department. Strangely though, these political bodies are vested with adjudicating and rulemaking
powers. This is where the crux of the controversy lies. Many political theorists such as A.V. Dicey
and Friedrich Hayek contends that administrative agencies with hybrid powers of the executive,
legislative and judiciary blatantly violates the principle of separation of powers and made an assertion
that the rise of administrative agencies contributes to the decline of the Rule of Law, at least in the
West2. With the creation of these bodies it was said, the Chief Executive or the President was
indirectly given powers which properly pertain to the other branches. It was somehow suggested that
the concentration of powers into the same hands is the very definition of tyranny or despotism.
Warning against the assumption excessive power by the Virginia legislature, Thomas Jefferson in his
only book entitled, “Notes on Virginia (1785)” said that:

BRIAN TAMANAHA, ON THE RULE OF LAW, 64-65 (Cambridge University Press)
All the powers of government, legislative, executive, and judiciary, result
to the legislative body. The concentrating these in the same hands is
precisely the definition of despotic government. It will be no alleviation
that these powers will be exercised by a plurality of hands, and not by a
single one. One hundred and seventy-three despots would surely be as
oppressive as one....As little will it avail us that they are chosen by
ourselves. An elective despotism was not the government we fought

In sum, the opposing view against administrative agencies is that it tramples upon the idea of
separation of powers and it totally eschews the concepts of checks and balances. Moreover, its rise has
a connection to the marked decline of the Rule of Law.


Unlike economics, the peaceful co-existence of every man cannot be left to an invisible hand.
In a state of nature, where survival dictates what is good, man versus man is inevitable. The necessary
existence of man, taken collectively, brought about the creation and promulgation of laws. Because of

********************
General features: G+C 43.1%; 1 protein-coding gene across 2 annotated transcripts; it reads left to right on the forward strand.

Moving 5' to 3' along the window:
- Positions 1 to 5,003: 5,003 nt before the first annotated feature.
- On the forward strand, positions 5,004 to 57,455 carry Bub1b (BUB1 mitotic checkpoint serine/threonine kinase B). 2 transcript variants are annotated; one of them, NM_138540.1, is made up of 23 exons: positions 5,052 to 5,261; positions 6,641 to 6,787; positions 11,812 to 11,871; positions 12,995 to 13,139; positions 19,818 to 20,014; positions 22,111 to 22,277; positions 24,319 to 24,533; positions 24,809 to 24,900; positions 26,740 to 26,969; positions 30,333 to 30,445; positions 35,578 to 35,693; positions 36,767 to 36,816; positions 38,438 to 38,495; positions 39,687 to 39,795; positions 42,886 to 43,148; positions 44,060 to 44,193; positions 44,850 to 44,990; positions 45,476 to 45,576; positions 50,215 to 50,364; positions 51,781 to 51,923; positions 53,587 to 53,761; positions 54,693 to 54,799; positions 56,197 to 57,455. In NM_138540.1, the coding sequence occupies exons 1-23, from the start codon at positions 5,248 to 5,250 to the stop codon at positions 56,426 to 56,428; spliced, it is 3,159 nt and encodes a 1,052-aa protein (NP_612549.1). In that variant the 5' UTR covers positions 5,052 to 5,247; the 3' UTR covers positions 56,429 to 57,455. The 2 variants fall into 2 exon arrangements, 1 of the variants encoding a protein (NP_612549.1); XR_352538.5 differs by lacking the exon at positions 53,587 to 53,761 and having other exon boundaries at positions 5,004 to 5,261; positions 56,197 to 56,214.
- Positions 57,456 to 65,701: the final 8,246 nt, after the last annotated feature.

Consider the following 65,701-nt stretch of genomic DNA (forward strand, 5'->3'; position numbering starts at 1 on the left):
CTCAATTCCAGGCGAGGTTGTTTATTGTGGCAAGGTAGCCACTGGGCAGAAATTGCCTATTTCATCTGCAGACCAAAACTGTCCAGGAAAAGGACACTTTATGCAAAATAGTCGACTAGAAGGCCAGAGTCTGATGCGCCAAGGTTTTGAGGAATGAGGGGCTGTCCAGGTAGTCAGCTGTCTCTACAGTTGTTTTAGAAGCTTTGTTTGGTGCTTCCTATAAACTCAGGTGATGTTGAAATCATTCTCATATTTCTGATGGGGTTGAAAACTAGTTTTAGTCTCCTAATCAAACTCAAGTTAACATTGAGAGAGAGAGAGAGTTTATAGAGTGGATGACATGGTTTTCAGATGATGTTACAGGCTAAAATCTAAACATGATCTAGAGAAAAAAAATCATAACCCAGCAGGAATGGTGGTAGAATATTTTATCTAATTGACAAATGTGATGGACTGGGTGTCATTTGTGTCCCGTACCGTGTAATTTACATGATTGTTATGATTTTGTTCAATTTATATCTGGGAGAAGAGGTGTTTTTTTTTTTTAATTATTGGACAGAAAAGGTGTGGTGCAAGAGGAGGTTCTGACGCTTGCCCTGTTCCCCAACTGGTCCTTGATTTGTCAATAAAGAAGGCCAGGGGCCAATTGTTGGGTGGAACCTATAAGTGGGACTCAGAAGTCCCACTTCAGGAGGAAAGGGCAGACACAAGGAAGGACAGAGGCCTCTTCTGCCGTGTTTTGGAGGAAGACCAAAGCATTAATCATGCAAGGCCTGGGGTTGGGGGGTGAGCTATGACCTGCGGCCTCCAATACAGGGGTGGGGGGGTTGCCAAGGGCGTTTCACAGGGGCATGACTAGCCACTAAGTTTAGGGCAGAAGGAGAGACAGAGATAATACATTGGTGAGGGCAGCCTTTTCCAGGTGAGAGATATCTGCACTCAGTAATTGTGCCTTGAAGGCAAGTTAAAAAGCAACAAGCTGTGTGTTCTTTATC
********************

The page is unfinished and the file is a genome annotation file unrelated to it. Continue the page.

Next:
laws, men became interdependent citizens.

As with the existence of laws, much has been said about the creation and existence of
administrative agencies. And, understandably, a jump from the raw definition of the principle of
separation of powers brings about the assumption that these agencies violate the principle. We,
however, believe that that is not the case. For us, administrative agencies are not evil creations
indicative of tyranny.

The apparent mixture of the separate powers of government: implementation, adjudication

and creation of laws, to make up the powers of an administrative agency can be justified. To start the
justification, one must remember the system of checks and balances inherent in a government where
there is separation of powers. While the three great powers of government are found to exist in an
administrative agency does not mean that an agency is accountable only to itself.

As with administrative agencies, there are safeguards which are ever-present to prevent the
absolute subjection to the will of a single powerful entity of all the powers in the government. First,
administrative agencies are directly accountable to the executive: as the alter ego of the Chief
Executive, cabinet members who violate the laws that the executive is tasked to enforce would not be
allowed to remain in their office. It has been said time and again that cabinet members serve at the
pleasure of the Chief Executive and thus, the latter can appoint and dismiss them as he or she pleases.
Second, as administrative agencies are created through law enacted by the legislative department, the
legislature, by implication, has the power to abolish an agency when it sees that the agency no longer
serves the purpose of its creation. The Congress also has the power of appropriation, another method
by which it can check the agencies. Third, the powers and authority which these administrative
agencies can exercise are expressly laid down within the law of its creation. It cannot do any act or
rules beyond the scope of its authority otherwise; the act is null and void. The duty to declare
whether or not an administrative agency acted beyond its scope of authority is specially lodged with
the judiciary. Finally, since an administrative agency is a necessary product of the needs of the
people, the moment the need ceases, abolition of the agency can easily be justified.

Unlike, then, the three great branches of government, which are accountable to three
entities, administrative agencies are accountable to four. What the principle of separation of powers
seeks to prevent is the UNFETTERED concentration of all governmental powers into the same hands.
In the case of administrative agencies, there is concentration of the powers, but the same is not
unfettered as shown by the safeguards just mentioned.

The authors believe that administrative agencies are operating within the framework of the
rule of law since there is a parallelism between the purpose for the creation of laws and
administrative agencies: both are created out of necessity.
As with regards to the fear raised by A.V. Dicey and Friedrich Hayek, the authors submit that
the same is understandable since they brought it up at the time when administrative agencies,
generally, have not yet proven their worth. And if we consider their theoretical apprehensions side
by side with what the administrative agencies have practically achieved nowadays, their position
cannot be considered as tenable anymore.